Dr. Woohoo,

Pasatiempo - - On­stage This Week -

on every­thing from iPhone cases to ten­nis shoes and silk hand­ker­chiefs. Throw in a stint work­ing in stop-mo­tion an­i­ma­tion, video-game de­vel­op­ment, and an affin­ity for the gen­er­a­tive-mu­sic lean­ings of Brian Eno, and the re­sult is an in­formed and in­spired con­tem­po­rary artist who sees the com­bi­na­tion of code, com­merce, and creativ­ity as noth­ing short of Warhol-era art­world his­tory re­peat­ing it­self — but with a much deeper sense of so­cial re­spon­si­bil­ity and free-mar­ket rel­e­vance.

The From Pix­els to Prints ex­hibit evolved from a con­ver­sa­tion in Santa Fe. “I had an in­ter­ac­tive piece, Play­ing With Fauna, in the won­der­ful show that Par­al­lel Stu­dios put to­gether at the El Museo Cul­tural de Santa Fe,” Dr. Woohoo said. “Dur­ing the show, I was talk­ing to a gentle­man whose friend was in­ter­act­ing with the piece, and a small group of kids en­tered the scene. I paused our con­ver­sa­tion and told him this was the true test of whether the piece would be deemed suc­cess­ful. … Do they open their mouths in won­der­ment? Do they smile? Do they play? They did! It turns out the gentle­man was Jon Carver, who teaches at Santa Fe Com­mu­nity Col­lege. In De­cem­ber, he asked if I wanted to do a show at SFCC and I said, em­phat­i­cally, yes!”

The in­spi­ra­tion for Dr. Woohoo’s gen­er­a­tive art springs from mul­ti­ple sources, in­clud­ing the emo­tional and phys­i­cal resonance of mu­sic, the cre­ative and nar­ra­tive arcs of cinema, so­cial net­work­ing on the web, the in­ter­ac­tiv­ity of multi-touch de­vices like iPads, the math­e­mat­i­cal qual­i­ties of ar­chi­tec­ture, and the com­po­si­tion of paint­ings by Piet Mon­drian.

While as­pects of his work may hint at the Warhol/Fac­tory no­tion of the re­pro­duc­tion of art — you can, for ex­am­ple, pur­chase a Woohoo-de­signed iPhone case at www.zaz­zle.com — Dr. Woohoo is hell-bent on elim­i­nat­ing same­ness from his gallery-fo­cused reper­toire while si­mul­ta­ne­ously sell­ing his de­signs and ideas in the in­ter­net ether. “In a gallery set­ting, tech­nol­ogy has made such a leap that each piece can orig­i­nate from the same hard­ware and soft­ware but come out look­ing com­pletely dif­fer­ent and elicit a com­par­a­tively alien re­sponse,” he said.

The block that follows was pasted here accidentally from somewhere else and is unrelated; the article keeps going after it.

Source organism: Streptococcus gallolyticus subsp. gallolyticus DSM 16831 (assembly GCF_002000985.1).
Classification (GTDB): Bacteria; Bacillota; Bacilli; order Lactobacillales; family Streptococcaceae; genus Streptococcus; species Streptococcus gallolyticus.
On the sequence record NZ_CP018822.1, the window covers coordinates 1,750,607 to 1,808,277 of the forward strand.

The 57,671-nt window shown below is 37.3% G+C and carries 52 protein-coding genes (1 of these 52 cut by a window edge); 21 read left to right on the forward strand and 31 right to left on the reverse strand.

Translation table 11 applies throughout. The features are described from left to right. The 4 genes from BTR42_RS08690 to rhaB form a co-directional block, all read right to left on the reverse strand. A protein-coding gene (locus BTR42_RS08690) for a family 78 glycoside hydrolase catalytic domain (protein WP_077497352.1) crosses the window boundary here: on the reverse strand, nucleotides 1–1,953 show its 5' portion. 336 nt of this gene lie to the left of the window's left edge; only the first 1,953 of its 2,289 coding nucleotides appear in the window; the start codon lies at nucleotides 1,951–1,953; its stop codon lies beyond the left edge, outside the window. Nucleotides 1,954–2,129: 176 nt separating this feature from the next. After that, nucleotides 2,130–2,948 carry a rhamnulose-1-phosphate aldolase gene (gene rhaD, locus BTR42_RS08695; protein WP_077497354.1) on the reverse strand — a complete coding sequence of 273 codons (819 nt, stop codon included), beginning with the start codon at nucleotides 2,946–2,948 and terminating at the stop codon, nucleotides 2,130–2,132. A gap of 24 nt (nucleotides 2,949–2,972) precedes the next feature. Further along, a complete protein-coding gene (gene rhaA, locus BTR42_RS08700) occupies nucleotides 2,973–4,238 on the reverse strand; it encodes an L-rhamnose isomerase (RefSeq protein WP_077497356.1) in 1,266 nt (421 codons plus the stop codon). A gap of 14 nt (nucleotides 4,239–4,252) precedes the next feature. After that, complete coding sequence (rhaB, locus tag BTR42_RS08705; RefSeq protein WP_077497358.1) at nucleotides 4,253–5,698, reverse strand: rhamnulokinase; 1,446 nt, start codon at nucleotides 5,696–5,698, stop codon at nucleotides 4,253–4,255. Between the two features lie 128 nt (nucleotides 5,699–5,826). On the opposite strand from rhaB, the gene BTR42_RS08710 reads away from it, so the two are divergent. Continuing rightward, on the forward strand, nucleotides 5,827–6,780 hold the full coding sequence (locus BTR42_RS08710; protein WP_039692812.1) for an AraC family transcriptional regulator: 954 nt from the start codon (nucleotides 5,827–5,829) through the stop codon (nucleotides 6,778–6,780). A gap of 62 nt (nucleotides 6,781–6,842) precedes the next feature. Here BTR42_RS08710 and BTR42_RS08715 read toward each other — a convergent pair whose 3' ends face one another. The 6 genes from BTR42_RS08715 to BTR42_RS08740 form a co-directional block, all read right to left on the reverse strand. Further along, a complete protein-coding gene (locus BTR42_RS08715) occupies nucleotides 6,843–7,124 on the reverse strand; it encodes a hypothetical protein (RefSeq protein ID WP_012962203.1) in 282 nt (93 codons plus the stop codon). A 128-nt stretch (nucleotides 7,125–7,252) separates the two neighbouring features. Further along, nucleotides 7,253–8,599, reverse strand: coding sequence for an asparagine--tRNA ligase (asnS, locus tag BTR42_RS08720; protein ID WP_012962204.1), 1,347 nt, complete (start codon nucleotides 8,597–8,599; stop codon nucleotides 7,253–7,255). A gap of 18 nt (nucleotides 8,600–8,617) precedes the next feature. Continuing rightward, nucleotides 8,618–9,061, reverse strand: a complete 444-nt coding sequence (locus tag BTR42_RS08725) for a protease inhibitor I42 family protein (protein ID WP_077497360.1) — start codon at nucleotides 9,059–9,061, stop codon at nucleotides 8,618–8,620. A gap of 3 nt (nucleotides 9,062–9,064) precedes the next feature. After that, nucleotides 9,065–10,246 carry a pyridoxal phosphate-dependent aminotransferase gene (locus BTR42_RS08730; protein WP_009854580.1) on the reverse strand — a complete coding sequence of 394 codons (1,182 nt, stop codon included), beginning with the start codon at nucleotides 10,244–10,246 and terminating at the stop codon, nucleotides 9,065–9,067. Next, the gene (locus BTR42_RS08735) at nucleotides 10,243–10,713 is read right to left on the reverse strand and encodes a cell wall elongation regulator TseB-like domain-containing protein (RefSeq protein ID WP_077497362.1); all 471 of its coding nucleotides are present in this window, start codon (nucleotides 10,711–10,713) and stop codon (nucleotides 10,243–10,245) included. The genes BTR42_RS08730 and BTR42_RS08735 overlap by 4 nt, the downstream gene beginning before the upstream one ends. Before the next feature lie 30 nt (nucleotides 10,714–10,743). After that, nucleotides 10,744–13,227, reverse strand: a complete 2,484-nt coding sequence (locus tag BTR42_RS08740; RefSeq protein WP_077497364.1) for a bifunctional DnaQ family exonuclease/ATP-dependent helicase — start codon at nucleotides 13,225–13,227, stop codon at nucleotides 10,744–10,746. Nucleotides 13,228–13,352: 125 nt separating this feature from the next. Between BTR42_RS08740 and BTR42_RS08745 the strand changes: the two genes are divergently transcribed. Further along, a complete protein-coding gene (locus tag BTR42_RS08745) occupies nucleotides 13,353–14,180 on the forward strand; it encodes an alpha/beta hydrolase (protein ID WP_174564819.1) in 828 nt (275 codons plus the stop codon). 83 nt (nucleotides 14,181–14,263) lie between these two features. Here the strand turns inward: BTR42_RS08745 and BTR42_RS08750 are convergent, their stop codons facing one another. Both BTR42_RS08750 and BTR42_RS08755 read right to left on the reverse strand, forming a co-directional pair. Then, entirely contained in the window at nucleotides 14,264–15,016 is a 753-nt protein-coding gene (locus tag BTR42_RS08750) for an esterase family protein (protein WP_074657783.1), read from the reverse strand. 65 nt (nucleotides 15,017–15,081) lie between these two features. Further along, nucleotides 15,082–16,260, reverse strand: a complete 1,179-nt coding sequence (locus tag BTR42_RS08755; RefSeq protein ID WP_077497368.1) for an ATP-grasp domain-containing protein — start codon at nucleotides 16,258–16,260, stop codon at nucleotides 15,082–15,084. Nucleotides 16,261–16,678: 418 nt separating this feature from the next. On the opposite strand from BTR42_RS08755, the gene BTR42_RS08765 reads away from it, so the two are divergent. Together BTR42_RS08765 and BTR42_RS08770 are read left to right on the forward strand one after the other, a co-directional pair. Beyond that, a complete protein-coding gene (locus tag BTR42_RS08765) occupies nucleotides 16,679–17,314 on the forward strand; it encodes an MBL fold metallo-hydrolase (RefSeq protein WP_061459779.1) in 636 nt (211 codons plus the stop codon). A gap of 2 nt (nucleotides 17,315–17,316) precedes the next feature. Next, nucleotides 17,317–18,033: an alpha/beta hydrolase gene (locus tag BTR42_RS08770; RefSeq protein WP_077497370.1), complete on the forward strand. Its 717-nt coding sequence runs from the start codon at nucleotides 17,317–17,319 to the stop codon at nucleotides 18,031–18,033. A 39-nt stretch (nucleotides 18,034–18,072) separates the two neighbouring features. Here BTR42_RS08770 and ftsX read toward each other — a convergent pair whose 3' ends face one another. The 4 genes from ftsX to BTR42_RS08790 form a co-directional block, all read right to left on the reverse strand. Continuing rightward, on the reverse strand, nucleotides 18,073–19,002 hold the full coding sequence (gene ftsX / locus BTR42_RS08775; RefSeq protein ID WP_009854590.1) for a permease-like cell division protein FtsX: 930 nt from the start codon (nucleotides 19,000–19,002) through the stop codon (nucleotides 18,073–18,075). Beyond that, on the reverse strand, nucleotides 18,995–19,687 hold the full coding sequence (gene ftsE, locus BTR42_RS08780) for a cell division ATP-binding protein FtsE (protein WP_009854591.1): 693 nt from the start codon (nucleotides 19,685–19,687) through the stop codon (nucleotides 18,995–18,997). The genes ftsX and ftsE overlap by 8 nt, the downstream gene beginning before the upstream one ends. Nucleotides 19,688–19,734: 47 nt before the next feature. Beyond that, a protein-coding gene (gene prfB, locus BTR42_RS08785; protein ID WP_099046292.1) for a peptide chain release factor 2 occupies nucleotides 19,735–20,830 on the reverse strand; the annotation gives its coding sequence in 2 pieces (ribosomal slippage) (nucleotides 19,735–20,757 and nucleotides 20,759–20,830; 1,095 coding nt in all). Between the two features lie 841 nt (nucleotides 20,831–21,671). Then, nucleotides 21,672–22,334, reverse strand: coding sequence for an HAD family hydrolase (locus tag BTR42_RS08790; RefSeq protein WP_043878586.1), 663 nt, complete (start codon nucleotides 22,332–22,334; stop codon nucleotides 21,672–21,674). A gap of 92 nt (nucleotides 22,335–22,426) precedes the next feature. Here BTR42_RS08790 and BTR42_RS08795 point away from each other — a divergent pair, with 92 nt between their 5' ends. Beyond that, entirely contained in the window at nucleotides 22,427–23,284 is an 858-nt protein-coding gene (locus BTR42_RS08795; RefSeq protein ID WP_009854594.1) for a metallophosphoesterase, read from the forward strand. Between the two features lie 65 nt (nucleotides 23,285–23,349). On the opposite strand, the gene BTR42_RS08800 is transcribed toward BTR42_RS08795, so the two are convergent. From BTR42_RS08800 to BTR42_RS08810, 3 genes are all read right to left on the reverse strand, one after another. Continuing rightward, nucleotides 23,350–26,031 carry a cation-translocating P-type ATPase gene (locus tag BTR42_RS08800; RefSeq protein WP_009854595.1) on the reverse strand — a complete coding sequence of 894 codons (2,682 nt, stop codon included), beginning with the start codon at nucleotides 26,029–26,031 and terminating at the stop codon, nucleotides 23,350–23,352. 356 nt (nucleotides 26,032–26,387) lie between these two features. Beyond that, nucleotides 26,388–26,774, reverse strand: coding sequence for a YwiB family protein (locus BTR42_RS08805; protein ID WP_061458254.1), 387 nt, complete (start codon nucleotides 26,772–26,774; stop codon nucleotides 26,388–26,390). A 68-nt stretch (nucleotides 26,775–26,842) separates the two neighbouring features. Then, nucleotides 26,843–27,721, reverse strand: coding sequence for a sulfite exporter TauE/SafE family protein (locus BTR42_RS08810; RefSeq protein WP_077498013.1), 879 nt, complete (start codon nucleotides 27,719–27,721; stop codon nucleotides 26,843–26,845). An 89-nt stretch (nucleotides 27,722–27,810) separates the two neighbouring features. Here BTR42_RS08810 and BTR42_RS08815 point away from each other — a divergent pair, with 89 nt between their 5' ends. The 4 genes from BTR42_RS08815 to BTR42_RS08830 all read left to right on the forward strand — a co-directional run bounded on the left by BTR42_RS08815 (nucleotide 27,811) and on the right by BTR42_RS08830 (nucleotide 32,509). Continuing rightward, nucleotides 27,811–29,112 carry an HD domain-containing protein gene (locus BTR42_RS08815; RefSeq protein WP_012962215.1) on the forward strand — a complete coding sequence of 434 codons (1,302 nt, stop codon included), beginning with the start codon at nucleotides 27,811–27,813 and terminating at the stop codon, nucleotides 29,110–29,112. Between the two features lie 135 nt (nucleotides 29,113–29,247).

Now, un­pre­dictable hu­man be­hav­ior, har­nessed by an artist’s fi­nesse with com­puter lan­guage, acts as the brush­stroke on Woohoo’s digital can­vas. But is it ran­dom? “I am not a math­e­ma­ti­cian,” Woohoo said, “but I know that within a fi­nite amount of pos­si­bil­i­ties, I can avoid rep­e­ti­tion from hap­pen­ing by us­ing a pseu­do­ran­dom num­ber gen­er­a­tor.” Re­ally?

“ From Pix­els to Prints is also an op­por­tu­nity for peo­ple to ex­plore the in­ter­sec­tion of art and com­merce at a lo­cal level,” Dr. Woohoo said. “Can this kind of art, a sort of Fac­tory 2.0 where in­di­vid­ual in­flu­ence is con­sid­ered, in­spire a new eco­nomic gate­way? And are Santa Fe’s and Al­bu­querque’s ‘cre­ative economies’ ready to sup­port that?” We cer­tainly hope so. For more in­for­ma­tion about the work, and play, of Dr. Woohoo, visit www.dr­woohoo.com.

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